What’s behind the Irish-Aran-Fisherman sweater?
The traditional Irish-Aran-fisherman style sweater was designed by the residence of the Aran Islands, off the coast of Ireland. It is usually cream in colour, the shade of 100% natural, unwashed sheep's wool and typically with a raised cable or diamond stitch.
There is debate about the original dates when island residences first started making Aran sweaters. Some stitch patterns are believed, erroneously, to have a traditional interpretation, often of religious connotation. These interpretations were fabricated by Heinz Edgar Kieve, a yarn shop owner who noticed a chance resemblance between Aran stitches and Celtic knotwork and assumed that Aran knitting was at least as old as, if not older than, the knotwork it resembles. He wrote a book on his suppositions, The Sacred History of Knitting, which provides most of the mythology surrounding the Aran sweater. His thesis has, however, been thoroughly debunked.
Most historians agree that far from being an ancient craft, Aran knitting originated as recently as the 1890s, when the government sought to improve the fishing industry on the Islands. Fishermen and their wives from other regions in the British Isles came to help train the islanders in better fishing and fish-processing skills, bringing with them an existing tradition of knitted guernsey sweaters. Guernsey is an island in the British Isles. These guernsey sweaters have similar stitch patterns, though usually only on the neckline, and are crafted in fine wool not available to the Aran Islanders. Enterprising local women began knitting their own version, using thicker local wool and an all-over patterning.
The adult Aran/Irish sweater, as we know it today has been dated back to 1932 when the first one was commissioned by social female reformer Muriel Gahan.
The first commercially available Aran knitting patterns were published in the 1940s by ‘Patons of England’. Vogue magazine had articles on the Aran knits in the 1950s, which grew the sweater exports from the west of Ireland to the United States.
In the early 1960s, Aran sweaters appeared on The Ed Sullivan Show and even in a special televised performance for US President John F. Kennedy. The Clancy Brothers, an Irish folk singing group, and Tommy Makem, another Irish folk musician also helped increase the demand for Aran sweaters.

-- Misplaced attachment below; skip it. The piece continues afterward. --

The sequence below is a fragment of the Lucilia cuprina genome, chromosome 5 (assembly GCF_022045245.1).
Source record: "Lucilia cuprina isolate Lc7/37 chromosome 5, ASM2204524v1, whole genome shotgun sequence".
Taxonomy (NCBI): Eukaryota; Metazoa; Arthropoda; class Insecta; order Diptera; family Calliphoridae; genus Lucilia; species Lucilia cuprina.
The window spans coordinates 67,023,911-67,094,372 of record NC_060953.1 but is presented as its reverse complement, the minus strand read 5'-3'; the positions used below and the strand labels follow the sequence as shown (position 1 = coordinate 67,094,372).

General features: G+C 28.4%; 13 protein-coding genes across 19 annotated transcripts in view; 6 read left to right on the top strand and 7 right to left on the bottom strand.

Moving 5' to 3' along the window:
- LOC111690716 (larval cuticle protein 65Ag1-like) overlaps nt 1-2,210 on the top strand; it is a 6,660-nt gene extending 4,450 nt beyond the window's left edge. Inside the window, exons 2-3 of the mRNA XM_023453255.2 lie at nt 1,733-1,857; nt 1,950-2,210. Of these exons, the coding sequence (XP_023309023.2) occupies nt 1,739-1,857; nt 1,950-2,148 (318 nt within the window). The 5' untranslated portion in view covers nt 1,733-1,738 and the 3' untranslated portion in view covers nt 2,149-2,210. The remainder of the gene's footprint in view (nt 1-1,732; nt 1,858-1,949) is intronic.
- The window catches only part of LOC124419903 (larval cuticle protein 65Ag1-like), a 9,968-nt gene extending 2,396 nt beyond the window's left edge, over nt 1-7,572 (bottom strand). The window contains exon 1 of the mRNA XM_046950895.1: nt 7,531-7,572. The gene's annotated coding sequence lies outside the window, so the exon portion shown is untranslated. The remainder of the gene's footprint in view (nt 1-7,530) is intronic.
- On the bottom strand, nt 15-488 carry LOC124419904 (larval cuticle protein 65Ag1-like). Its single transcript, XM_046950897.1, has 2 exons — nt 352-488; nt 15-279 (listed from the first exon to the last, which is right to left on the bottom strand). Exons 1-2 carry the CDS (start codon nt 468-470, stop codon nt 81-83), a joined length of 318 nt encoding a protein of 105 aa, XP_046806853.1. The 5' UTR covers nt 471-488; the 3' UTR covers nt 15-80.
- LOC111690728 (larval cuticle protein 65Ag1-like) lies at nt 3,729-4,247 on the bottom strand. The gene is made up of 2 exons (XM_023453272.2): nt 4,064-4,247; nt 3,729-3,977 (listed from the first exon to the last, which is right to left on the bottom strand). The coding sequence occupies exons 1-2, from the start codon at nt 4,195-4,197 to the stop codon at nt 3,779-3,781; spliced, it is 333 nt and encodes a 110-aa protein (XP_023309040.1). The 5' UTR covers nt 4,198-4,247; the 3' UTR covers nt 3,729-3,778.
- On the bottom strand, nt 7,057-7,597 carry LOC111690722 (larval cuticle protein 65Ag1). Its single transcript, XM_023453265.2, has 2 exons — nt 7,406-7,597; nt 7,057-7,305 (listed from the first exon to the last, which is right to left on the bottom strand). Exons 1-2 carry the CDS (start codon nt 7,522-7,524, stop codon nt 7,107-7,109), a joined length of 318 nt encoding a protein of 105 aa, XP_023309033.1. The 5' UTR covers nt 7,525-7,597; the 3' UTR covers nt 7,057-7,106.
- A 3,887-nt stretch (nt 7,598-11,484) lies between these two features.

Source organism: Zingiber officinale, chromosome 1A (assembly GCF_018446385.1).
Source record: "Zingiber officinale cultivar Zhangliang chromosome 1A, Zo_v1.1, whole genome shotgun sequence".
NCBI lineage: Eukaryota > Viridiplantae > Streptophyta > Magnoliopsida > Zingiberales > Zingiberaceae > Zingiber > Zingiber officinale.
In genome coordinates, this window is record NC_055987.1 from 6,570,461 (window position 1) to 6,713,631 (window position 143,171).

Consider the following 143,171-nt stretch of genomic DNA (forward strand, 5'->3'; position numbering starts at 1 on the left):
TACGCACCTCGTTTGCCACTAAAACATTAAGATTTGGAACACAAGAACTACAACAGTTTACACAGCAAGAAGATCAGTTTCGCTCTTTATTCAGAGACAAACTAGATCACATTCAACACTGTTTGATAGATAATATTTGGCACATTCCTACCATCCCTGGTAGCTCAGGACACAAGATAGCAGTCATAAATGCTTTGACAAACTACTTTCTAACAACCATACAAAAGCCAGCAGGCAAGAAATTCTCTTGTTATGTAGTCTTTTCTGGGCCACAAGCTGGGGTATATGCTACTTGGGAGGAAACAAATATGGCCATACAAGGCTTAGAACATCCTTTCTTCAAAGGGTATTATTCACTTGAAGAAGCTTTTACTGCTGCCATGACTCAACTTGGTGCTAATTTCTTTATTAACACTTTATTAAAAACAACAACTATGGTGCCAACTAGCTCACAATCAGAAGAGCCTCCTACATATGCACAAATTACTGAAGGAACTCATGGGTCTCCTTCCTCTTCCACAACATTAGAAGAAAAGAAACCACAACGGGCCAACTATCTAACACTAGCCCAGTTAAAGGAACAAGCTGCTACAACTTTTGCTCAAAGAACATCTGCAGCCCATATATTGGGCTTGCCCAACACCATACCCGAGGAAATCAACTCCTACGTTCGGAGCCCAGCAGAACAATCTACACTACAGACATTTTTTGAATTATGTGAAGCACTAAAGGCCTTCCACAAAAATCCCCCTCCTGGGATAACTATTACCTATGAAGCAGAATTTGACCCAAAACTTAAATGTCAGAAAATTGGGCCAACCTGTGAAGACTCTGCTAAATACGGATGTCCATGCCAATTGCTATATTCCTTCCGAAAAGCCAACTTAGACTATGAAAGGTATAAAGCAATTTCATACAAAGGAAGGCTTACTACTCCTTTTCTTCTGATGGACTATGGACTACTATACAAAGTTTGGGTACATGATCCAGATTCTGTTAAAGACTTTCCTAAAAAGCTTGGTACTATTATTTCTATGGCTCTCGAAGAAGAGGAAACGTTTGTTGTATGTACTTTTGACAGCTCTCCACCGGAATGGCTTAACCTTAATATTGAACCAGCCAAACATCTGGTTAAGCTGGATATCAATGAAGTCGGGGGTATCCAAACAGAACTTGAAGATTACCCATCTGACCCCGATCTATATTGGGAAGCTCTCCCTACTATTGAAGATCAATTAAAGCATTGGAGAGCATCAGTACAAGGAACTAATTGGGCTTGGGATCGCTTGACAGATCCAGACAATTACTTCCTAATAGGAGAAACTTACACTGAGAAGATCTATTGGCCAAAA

Here you can see Elvis Presley, Jean Seburg and Steve Mcqueen wearing the Irish fisherman's sweaters.
British and French fashion scenes: Dublin-born London designer, Digby Morton (1906-83) featured Aran- “inspired” hand-knits for the first time in his 1955 autumn show in London, and by 1960, the Irish Times fashion editor was noting that the Irish hand-knit look was influencing Paris.
Part of the appeal and popularity of Aran sweaters comes from the array of myths:
- The moss stitch was said to signify an abundance of growth.
- The blackberry stitch was said to represent nature.
- The honeycomb was said to be a lucky stitch, signifying plenty, or a symbol of a hard-working bee
- Lattice or basket stitches were purported to represent the old wicker basket patterns, or hope for a plentiful catch
- The Ladder of Life and Tree of Life were said to represent the stages of life.
- The Cable was purported to symbolize a wish for safety and good luck when fishing.
- The diamond stitch was said to be a wish of success, wealth and treasure.
- It was rumoured that each islander (or his family) had a sweater with a unique design, so that if he drowned and was found, maybe weeks later, on the beach, his body could be identified by the sweater design.
Today, Aran sweaters similar to the originals, hold a position at the forefront of street style and runway trends, updated by contemporary styling.
Don't expect to see the Aran sweater going out of fashion anytime soon!